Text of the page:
In the March 2022 issue of Notes from the Lab [162(3):325-327] I summarized a study from Marseille, France, which showed that when there were greater numbers of managed honey bees at a national park, native wild bees visited flowers from different plant species. One interpretation of the study is that honey bees outcompeted the wild bees for floral resources, resulting in less food for the wild bees.
Another interpretation could go something like this: There were plenty of flowers, the native wild bees simply switched to forage at other plant species when honey bees became abundant, and they continued to gather plenty of pollen and nectar for their needs. In other words, the impact of increased managed honey bees was small changes in native wild bee behavior, but without negative consequences.
It’s impossible to say with certainty which conclusion is correct — competition or no competition — based on the data gathered in the French study. But as more and more research is conducted on this topic, scientists are gathering better data, which is translating to better insight into when managed honey bees do in fact compete for resources with native wild bees.
In this month’s column, we’re going to head down to the pine savannas of Florida to continue addressing several questions about competition. Does introducing managed honey bees to a site alter native wild bee foraging rates at flowers? Are all wild bees affected similarly? And can competition occur when only four hives (i.e., a very modest apiary) are introduced to a site? These are the topics for the fifty-seventh Notes from the Lab, where I summarize “Effects of short-term managed honey bee deployment in a native ecosystem on wild bee foraging and plant–pollinator networks,” written by James Weaver and colleagues and published in Insect Conservation and Diversity .
For their study, Weaver and colleagues deployed four honey bee colonies for six weeks at two pine savanna sites in Florida: the Austin Cary Memorial Forest (ACF) and Goethe State Forest (GSF). Each colony was comprised of a single hive body, and worker populations were assessed visually to ensure roughly equal-strength colonies across both ACF and GSF sites. This magnitude of honey bee pressure (i.e., four small colonies) is lower than would be experienced during most commercial beekeeping activities and therefore is meant to be a conservative manipulation of the pressure of managed honey bees on native wild bees.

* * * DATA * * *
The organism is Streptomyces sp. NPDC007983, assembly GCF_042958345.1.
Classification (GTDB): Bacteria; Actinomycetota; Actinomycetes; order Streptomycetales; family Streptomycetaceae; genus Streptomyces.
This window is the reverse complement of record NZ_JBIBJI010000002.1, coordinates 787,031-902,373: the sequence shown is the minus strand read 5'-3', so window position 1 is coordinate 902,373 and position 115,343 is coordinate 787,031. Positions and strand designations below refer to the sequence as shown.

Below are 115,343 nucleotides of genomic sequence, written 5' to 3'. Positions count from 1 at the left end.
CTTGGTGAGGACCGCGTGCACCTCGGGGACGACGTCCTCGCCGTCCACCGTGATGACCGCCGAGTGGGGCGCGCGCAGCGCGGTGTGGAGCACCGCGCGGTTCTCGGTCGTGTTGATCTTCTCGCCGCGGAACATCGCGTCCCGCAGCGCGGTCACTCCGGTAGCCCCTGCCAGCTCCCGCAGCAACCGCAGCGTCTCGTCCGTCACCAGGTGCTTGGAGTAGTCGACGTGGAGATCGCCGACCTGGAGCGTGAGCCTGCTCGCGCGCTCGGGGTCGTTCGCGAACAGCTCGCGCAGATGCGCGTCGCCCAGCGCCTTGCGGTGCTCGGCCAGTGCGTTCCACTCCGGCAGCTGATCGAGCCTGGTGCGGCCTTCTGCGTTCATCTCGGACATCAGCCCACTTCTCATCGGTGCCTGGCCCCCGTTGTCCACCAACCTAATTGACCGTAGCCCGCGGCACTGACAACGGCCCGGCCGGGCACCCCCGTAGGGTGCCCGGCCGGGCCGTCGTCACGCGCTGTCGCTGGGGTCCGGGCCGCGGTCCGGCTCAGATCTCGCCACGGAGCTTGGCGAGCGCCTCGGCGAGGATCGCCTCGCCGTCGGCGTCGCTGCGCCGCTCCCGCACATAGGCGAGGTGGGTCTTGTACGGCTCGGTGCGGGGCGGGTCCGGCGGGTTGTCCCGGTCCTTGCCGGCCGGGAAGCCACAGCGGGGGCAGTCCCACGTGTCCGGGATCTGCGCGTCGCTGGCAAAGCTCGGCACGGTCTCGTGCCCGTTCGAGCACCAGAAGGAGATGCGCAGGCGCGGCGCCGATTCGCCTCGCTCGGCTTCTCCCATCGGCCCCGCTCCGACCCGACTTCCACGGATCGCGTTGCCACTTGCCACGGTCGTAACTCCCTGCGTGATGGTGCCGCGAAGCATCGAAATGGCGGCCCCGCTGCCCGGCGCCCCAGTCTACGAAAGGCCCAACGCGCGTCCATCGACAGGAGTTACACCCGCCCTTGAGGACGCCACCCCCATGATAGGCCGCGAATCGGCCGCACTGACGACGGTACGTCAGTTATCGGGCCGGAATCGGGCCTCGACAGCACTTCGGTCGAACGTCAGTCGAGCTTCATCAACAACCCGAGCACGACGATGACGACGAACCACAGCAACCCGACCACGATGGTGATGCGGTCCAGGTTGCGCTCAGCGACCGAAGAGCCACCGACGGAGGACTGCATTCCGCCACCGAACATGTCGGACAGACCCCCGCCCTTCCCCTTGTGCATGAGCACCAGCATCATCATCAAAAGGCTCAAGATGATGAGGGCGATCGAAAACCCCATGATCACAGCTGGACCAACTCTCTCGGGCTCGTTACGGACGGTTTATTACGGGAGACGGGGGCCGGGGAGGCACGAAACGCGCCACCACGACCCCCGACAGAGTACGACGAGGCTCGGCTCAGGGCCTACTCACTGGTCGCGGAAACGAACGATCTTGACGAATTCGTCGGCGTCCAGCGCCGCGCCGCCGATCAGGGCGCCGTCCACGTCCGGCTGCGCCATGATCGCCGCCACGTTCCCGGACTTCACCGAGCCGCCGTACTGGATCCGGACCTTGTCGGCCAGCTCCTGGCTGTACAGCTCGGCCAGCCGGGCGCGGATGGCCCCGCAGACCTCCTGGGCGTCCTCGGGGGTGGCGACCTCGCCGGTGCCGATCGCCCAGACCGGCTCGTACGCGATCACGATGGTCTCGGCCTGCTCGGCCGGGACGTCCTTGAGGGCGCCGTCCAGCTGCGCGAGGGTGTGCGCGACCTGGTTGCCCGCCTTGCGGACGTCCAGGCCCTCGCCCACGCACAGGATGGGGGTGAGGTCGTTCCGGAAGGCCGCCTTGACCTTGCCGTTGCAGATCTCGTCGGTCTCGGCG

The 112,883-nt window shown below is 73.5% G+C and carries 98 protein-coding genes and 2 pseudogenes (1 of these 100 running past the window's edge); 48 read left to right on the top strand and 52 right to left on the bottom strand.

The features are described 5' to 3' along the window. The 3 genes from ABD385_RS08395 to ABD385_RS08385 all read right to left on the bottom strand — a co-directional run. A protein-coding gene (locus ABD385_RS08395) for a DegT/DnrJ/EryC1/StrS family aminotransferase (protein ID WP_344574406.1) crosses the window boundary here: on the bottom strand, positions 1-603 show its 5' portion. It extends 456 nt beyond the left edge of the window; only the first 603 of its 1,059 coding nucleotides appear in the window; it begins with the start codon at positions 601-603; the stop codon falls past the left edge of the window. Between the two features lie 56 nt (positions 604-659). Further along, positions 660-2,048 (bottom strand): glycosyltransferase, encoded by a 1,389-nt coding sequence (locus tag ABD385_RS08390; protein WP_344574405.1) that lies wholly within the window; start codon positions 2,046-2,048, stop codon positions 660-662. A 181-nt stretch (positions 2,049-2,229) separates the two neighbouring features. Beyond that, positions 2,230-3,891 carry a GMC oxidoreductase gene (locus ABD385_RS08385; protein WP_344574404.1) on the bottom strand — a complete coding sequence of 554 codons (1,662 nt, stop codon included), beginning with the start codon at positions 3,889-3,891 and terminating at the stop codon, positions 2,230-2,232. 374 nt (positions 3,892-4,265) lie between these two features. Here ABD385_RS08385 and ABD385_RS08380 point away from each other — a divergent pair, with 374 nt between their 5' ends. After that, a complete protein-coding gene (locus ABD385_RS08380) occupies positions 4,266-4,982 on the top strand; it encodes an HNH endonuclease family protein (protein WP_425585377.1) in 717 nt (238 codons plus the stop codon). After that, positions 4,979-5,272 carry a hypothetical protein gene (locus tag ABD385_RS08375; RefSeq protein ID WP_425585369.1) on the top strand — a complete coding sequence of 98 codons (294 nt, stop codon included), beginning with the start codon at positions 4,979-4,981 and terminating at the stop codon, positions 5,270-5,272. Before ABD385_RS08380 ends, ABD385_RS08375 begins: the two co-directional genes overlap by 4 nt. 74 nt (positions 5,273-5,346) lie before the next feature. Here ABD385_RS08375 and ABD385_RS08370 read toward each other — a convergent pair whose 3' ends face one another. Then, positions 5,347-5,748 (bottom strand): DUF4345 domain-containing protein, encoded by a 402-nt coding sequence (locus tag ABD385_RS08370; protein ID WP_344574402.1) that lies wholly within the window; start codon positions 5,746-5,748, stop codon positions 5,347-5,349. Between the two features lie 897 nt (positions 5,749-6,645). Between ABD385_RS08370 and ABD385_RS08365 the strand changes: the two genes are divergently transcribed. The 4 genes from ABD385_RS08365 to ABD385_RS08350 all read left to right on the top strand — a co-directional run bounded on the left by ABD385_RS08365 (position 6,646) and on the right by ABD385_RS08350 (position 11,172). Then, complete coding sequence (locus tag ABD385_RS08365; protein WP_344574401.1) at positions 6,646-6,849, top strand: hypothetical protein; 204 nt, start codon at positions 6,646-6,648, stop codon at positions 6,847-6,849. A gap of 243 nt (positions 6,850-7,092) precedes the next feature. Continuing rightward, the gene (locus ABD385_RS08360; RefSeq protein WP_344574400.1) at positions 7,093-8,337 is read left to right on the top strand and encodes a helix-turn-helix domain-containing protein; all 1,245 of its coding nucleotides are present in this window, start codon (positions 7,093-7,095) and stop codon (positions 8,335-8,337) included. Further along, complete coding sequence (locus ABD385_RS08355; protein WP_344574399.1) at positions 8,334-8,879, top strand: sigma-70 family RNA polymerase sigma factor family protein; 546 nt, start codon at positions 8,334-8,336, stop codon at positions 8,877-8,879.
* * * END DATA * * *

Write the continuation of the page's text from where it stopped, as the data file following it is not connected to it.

The study was repeated four times: fall 2018, spring 2019, summer 2019, and fall 2019. No privately managed honey bee colonies were present within 3 km of either site for the duration of the experiments, meaning the only colonies present within the typical flight radius of bees were those introduced by the authors.
The short-term nature of managed colony additions meant the plants and pollinators were able to be surveyed before, during, and after the managed honey bees were introduced, thereby assessing how the pollinator community and plant-pollinator interactions changed. To do this, the authors sampled multiple 50 m2 observation plots immediately surrounding the apiary (0 m) and at 250 m, 500 m, 750 m, 1 km, and 1.25 km from the apiary at each site (Figure 1). At each plot, bees were observed visiting flowers for a standard amount of time based on flower density. All flowers were identified to the lowest taxonomic level possible in the field (typically species, but occasionally genus — see Figure 2). All bees were identified to species in the field, or to the lowest taxonomic level possible and a specimen was collected for later identification to species in the lab.
Overall, the authors conducted 468 plot samplings where honey bee colonies were present and 468 plot samplings where honey bee colonies were absent. They observed 393 honey bee and 1610 wild bee visits in total across all sites, treatments, and seasons. A very nice dataset.
So, what did they find? Did introducing managed honey bees impact plant-pollinator visitation networks? Yes and no. As seen in Figure 2, introducing honey bees caused more honey bees to visit flowers at the ACF site; compare the small red bar for honey bees on the right side of panel (a) to the larger red bar on the right side of panel (b). But the overall plant-pollinator interaction networks did not change significantly at either site. There also was not an increase in honey bee abundance at the GSF site, perhaps due to a greater abundance of feral hives at that site. Note: While the ACF forest has not had a history of commercial apiary presence, the GSF forest had at least 5+ years of apiary contract history, perhaps promoting the establishment of feral colonies in the forest.
What about visitation rate of native wild bees at flowers? Was that impacted by introducing managed honey bees? Yes, and here’s where the study by Weaver and colleagues really breaks ground. As seen in Figure 3, wild bees visited 19% fewer flowers per plot when managed honey bees were present compared to absent at both the ACF and GSF sites. This means wild bees were probably getting 19% fewer resources when managed honey bees were present compared to absent at the site. That’s 19% less food!
Well that’s troubling. Were all the wild bees impacted equally? No. Honey bees differed in their foraging preferences for plant species compared to small-bodied bees (Lasioglossum, Perdita, Augochlorella), specialist species (Perdita, Andrena), and Megachile. But their preferences overlapped with ….